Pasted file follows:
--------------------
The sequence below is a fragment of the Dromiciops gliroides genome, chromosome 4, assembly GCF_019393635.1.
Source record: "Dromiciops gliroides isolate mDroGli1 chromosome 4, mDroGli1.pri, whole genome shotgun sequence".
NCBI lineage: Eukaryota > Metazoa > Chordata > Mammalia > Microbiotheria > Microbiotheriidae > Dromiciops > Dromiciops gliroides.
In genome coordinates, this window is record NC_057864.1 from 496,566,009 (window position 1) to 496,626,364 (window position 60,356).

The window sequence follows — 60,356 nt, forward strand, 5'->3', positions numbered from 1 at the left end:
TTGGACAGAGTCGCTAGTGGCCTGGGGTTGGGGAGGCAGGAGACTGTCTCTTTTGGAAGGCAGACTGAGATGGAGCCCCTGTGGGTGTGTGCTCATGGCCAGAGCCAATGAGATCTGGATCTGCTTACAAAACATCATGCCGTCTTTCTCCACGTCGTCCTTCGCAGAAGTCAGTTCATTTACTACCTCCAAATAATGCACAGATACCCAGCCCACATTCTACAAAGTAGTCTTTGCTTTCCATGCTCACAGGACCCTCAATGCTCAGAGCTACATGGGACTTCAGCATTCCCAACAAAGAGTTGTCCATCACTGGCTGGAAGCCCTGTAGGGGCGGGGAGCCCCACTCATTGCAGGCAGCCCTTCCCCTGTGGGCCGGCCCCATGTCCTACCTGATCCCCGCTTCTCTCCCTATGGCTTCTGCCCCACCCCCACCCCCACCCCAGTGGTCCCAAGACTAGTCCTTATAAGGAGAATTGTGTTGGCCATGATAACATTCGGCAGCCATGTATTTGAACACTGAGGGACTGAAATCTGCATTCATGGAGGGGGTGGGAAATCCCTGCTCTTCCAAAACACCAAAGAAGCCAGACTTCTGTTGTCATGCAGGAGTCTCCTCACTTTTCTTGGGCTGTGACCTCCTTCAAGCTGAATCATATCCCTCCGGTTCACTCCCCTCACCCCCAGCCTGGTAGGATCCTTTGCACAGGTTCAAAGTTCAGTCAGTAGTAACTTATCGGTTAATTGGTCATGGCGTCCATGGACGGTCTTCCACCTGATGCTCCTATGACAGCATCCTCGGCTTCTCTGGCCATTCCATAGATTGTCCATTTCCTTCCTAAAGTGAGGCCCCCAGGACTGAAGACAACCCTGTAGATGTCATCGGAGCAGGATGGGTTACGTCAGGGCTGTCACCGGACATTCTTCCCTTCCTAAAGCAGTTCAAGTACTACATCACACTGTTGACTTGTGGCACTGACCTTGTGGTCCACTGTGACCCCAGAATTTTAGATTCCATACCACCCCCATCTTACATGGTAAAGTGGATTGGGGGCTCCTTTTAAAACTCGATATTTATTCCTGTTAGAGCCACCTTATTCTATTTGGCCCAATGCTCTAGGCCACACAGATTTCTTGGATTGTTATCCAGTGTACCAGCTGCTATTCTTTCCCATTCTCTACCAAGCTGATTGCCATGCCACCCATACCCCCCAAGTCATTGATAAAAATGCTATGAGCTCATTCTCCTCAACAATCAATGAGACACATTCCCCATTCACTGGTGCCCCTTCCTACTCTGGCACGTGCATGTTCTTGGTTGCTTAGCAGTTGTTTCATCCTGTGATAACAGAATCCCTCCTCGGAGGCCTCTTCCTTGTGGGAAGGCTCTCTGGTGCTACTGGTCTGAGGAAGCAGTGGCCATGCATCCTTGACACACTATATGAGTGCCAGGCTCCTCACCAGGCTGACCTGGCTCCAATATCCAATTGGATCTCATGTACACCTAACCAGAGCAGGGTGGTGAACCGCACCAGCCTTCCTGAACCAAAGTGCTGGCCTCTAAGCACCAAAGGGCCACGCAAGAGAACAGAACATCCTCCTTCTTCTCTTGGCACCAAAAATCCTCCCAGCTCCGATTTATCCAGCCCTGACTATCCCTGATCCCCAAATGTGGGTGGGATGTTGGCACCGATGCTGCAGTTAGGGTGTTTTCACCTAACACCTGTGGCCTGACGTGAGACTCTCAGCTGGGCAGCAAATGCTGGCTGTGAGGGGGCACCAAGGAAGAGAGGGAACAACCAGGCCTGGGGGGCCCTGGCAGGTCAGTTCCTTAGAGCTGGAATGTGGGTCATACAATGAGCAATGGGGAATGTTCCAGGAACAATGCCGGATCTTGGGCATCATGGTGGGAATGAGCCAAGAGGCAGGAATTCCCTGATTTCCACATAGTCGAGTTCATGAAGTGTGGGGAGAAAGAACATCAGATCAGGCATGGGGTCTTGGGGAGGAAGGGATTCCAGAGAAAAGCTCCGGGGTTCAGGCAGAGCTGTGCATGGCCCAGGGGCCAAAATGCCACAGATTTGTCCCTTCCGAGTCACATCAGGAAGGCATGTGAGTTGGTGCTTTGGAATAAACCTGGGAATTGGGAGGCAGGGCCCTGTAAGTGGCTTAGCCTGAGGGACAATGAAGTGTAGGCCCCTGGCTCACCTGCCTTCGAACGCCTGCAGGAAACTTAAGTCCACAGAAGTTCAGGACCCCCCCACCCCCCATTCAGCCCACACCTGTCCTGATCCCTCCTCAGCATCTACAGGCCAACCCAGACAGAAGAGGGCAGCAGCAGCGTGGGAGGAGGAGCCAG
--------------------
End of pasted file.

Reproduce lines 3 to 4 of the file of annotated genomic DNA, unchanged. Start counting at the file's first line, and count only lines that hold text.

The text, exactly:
NCBI lineage: Eukaryota > Metazoa > Chordata > Mammalia > Microbiotheria > Microbiotheriidae > Dromiciops > Dromiciops gliroides.
In genome coordinates, this window is record NC_057864.1 from 496,566,009 (window position 1) to 496,626,364 (window position 60,356).